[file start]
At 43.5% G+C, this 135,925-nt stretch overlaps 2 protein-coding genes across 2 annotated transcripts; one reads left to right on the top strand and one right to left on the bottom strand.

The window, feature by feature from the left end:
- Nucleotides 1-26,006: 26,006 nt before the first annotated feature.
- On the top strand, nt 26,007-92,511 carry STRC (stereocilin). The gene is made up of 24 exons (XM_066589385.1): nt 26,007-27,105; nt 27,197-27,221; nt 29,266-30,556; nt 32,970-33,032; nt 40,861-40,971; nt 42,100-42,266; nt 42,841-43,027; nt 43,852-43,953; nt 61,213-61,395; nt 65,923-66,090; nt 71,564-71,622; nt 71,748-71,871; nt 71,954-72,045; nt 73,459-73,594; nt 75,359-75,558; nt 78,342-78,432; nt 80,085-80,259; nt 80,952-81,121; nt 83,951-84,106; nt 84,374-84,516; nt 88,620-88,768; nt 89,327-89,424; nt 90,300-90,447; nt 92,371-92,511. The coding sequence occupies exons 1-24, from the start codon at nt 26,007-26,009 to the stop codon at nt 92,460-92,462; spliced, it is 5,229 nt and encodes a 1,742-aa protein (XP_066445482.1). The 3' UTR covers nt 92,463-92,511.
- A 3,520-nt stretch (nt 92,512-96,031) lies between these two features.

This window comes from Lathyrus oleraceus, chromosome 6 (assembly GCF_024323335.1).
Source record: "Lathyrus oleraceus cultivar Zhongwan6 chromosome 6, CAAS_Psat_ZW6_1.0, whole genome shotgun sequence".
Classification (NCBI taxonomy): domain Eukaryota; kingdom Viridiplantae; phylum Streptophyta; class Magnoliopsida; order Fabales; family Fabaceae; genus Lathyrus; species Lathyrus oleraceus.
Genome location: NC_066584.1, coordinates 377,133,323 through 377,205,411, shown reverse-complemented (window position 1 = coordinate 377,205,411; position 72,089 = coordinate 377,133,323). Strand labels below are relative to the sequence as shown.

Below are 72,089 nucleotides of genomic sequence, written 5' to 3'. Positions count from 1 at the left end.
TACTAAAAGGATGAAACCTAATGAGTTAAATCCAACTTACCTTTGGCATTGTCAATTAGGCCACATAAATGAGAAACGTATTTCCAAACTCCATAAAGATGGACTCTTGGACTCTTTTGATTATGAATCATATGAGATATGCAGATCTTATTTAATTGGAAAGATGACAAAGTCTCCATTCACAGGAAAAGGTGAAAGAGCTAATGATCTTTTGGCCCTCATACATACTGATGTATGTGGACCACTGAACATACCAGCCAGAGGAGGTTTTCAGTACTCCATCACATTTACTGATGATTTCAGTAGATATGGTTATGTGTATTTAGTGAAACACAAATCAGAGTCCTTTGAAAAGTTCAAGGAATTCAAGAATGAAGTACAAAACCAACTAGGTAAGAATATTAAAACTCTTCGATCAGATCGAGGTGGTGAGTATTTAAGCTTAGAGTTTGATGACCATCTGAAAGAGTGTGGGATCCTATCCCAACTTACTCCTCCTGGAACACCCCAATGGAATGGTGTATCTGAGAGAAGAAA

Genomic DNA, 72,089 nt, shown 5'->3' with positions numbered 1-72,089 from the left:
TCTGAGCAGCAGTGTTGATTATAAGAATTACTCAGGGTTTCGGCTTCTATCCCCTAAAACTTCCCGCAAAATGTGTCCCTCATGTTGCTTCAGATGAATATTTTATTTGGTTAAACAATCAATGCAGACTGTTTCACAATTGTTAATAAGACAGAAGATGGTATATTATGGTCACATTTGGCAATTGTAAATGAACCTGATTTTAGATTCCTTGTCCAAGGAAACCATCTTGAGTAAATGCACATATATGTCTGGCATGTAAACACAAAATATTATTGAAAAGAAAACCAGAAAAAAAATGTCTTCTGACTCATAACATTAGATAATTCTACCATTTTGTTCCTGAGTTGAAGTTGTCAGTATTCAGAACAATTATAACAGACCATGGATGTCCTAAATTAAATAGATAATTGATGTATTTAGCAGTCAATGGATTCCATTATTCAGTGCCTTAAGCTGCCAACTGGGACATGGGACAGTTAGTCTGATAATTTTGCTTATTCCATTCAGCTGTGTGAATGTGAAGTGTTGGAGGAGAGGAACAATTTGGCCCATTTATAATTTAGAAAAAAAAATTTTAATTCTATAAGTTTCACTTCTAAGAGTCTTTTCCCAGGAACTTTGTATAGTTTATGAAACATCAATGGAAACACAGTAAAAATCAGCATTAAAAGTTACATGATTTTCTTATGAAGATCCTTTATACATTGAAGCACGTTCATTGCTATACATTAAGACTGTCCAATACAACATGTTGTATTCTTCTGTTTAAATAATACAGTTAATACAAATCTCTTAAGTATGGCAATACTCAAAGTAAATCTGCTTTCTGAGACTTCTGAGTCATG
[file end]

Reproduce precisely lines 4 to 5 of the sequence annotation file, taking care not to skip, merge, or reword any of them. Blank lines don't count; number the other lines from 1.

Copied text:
- On the top strand, nt 26,007-92,511 carry STRC (stereocilin). The gene is made up of 24 exons (XM_066589385.1): nt 26,007-27,105; nt 27,197-27,221; nt 29,266-30,556; nt 32,970-33,032; nt 40,861-40,971; nt 42,100-42,266; nt 42,841-43,027; nt 43,852-43,953; nt 61,213-61,395; nt 65,923-66,090; nt 71,564-71,622; nt 71,748-71,871; nt 71,954-72,045; nt 73,459-73,594; nt 75,359-75,558; nt 78,342-78,432; nt 80,085-80,259; nt 80,952-81,121; nt 83,951-84,106; nt 84,374-84,516; nt 88,620-88,768; nt 89,327-89,424; nt 90,300-90,447; nt 92,371-92,511. The coding sequence occupies exons 1-24, from the start codon at nt 26,007-26,009 to the stop codon at nt 92,460-92,462; spliced, it is 5,229 nt and encodes a 1,742-aa protein (XP_066445482.1). The 3' UTR covers nt 92,463-92,511.
- A 3,520-nt stretch (nt 92,512-96,031) lies between these two features.